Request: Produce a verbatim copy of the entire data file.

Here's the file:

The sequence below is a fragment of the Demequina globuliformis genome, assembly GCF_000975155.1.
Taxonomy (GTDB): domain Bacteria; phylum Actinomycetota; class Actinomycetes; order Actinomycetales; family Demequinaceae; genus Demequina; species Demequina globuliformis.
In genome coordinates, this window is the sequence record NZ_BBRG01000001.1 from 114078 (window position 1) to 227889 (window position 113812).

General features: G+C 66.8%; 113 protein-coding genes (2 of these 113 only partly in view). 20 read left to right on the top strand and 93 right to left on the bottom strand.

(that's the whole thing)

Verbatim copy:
The sequence below is a fragment of the Demequina globuliformis genome, assembly GCF_000975155.1.
Taxonomy (GTDB): domain Bacteria; phylum Actinomycetota; class Actinomycetes; order Actinomycetales; family Demequinaceae; genus Demequina; species Demequina globuliformis.
In genome coordinates, this window is the sequence record NZ_BBRG01000001.1 from 114078 (window position 1) to 227889 (window position 113812).

General features: G+C 66.8%; 113 protein-coding genes (2 of these 113 only partly in view). 20 read left to right on the top strand and 93 right to left on the bottom strand.